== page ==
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Book Notes: The Power of Habit

· 2 min read
Kam Lasater
Builder of things

Author: Charles Duhigg

I read this book in about 48 hours. This is an indicator of both my interest in the topic and the ease of digestion of the content. The book has several groups of memes that have stuck with me. They fall into the following groups:

  • Frameworks for thinking about how habits effect us
  • Anecdotes about how people used these frameworks effectively

Habit Cycle - Framework

This is the core concept of the book. It composed of: input, anticipation and result. Apparently if you don't have any part of the cycle it will not take place. If you have all parts you have no choice but developing the habit.

Marketing Genius - Anecdote

The addition of menthol to toothpaste is to create a sensation necessary in the feedback loop of the habit cycle. Without that sensation the lack of it would not prompt the desire to the complete the loop. Apparently at the time that Colgate (?) was introduced it wasn't the only toothpaste that had the mint oils but it had the dominant advertising that primed consumers to expect the "clean" feeling.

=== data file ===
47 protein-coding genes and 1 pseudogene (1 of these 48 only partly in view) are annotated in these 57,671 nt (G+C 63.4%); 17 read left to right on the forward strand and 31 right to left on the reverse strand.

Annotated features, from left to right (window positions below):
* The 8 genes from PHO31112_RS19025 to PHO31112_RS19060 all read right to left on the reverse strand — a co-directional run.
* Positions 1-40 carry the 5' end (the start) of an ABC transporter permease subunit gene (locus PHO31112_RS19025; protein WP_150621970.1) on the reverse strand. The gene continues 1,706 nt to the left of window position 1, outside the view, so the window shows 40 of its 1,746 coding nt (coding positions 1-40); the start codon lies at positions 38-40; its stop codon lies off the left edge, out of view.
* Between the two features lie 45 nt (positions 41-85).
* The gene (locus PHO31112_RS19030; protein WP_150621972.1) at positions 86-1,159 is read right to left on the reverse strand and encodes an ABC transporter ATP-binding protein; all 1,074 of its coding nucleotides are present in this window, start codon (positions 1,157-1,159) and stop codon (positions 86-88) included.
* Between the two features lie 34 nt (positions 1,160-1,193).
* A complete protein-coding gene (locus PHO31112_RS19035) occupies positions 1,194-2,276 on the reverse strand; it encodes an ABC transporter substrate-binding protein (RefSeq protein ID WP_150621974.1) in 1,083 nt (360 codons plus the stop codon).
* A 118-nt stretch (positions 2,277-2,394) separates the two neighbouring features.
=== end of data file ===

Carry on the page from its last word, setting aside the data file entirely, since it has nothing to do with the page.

This was the reverse of what almost happened to Fabreeze. In early formulations of the product there was no scent. This led consumes to forget that they needed to use the product. Once a scent was added to new versions of the product it signaled to consumers that the room was now "clean". Apparently we can all get "nose blind" to our own funk :)

Hacking the loop - Anecdote

A whole chapter was devoted to how Paul O'Neill instigated changes in habits at Alcoa. He focused the company on safety. The drive to make Alcoa a zero injury work place was the initiative that enabled cultural changes in other areas.